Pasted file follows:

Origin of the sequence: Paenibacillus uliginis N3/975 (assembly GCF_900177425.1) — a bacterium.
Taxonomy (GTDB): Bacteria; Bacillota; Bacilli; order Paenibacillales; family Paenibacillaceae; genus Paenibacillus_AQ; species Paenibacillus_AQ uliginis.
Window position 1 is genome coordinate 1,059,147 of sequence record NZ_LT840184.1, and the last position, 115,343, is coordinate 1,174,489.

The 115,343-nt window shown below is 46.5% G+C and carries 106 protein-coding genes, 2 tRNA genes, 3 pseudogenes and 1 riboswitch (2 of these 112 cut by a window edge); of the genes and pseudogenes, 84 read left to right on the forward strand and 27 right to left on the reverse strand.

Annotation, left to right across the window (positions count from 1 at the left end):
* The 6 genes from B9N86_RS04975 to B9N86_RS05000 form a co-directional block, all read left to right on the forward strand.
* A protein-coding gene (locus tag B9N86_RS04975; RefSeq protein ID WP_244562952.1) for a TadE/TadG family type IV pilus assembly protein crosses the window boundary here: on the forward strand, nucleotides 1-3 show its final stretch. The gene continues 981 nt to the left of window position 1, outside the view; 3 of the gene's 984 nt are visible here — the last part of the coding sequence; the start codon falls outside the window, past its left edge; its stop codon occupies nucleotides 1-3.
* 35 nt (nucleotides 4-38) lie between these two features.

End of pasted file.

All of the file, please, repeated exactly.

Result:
Origin of the sequence: Paenibacillus uliginis N3/975 (assembly GCF_900177425.1) — a bacterium.
Taxonomy (GTDB): Bacteria; Bacillota; Bacilli; order Paenibacillales; family Paenibacillaceae; genus Paenibacillus_AQ; species Paenibacillus_AQ uliginis.
Window position 1 is genome coordinate 1,059,147 of sequence record NZ_LT840184.1, and the last position, 115,343, is coordinate 1,174,489.

The 115,343-nt window shown below is 46.5% G+C and carries 106 protein-coding genes, 2 tRNA genes, 3 pseudogenes and 1 riboswitch (2 of these 112 cut by a window edge); of the genes and pseudogenes, 84 read left to right on the forward strand and 27 right to left on the reverse strand.

Annotation, left to right across the window (positions count from 1 at the left end):
* The 6 genes from B9N86_RS04975 to B9N86_RS05000 form a co-directional block, all read left to right on the forward strand.
* A protein-coding gene (locus tag B9N86_RS04975; RefSeq protein ID WP_244562952.1) for a TadE/TadG family type IV pilus assembly protein crosses the window boundary here: on the forward strand, nucleotides 1-3 show its final stretch. The gene continues 981 nt to the left of window position 1, outside the view; 3 of the gene's 984 nt are visible here — the last part of the coding sequence; the start codon falls outside the window, past its left edge; its stop codon occupies nucleotides 1-3.
* 35 nt (nucleotides 4-38) lie between these two features.